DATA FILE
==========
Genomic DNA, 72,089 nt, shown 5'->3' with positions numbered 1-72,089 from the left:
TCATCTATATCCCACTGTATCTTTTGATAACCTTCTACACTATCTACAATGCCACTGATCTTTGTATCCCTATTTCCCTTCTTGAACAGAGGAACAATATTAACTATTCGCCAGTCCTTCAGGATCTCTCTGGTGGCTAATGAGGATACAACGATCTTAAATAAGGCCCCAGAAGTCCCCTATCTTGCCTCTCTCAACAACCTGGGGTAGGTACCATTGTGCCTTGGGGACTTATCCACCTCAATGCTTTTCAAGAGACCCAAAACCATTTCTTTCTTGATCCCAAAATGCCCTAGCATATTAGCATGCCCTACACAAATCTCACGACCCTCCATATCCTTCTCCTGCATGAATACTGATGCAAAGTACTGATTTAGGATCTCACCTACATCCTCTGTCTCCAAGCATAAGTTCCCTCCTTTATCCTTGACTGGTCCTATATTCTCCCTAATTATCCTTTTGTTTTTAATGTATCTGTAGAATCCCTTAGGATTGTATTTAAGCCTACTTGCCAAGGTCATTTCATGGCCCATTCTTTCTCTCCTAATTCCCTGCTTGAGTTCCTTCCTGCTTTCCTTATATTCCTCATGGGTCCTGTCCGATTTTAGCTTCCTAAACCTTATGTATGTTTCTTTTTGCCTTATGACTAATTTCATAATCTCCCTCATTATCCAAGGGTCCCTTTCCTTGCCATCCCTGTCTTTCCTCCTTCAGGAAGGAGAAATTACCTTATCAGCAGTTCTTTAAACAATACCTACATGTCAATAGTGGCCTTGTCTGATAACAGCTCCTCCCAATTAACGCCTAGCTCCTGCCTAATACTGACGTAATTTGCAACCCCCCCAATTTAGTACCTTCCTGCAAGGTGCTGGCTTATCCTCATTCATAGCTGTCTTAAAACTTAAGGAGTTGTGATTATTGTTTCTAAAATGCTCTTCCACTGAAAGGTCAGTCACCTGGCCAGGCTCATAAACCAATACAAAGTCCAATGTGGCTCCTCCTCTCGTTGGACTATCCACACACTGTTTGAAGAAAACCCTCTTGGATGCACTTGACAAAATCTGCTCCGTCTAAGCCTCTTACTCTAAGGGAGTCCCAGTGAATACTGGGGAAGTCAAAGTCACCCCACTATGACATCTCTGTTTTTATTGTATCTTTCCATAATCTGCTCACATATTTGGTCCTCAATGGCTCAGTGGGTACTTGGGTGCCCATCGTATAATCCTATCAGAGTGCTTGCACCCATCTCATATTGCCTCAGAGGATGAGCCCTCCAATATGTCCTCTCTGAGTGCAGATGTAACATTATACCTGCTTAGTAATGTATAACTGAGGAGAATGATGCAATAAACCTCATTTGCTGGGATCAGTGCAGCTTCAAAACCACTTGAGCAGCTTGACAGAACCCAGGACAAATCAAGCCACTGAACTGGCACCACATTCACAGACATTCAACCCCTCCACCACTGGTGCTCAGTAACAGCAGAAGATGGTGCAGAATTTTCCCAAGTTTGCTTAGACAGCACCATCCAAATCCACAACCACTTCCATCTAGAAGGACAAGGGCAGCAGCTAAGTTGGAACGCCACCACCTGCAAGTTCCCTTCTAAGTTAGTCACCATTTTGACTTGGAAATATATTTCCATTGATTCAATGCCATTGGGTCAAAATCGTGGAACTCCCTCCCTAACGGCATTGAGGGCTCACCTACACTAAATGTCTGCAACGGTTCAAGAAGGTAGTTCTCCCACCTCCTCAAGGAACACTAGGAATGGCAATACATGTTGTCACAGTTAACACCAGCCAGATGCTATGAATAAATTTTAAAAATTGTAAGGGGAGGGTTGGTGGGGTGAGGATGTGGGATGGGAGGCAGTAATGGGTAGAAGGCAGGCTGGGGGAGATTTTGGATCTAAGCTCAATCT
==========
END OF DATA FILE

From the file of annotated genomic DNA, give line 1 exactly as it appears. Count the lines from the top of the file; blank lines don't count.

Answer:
Genomic DNA, 72,089 nt, shown 5'->3' with positions numbered 1-72,089 from the left: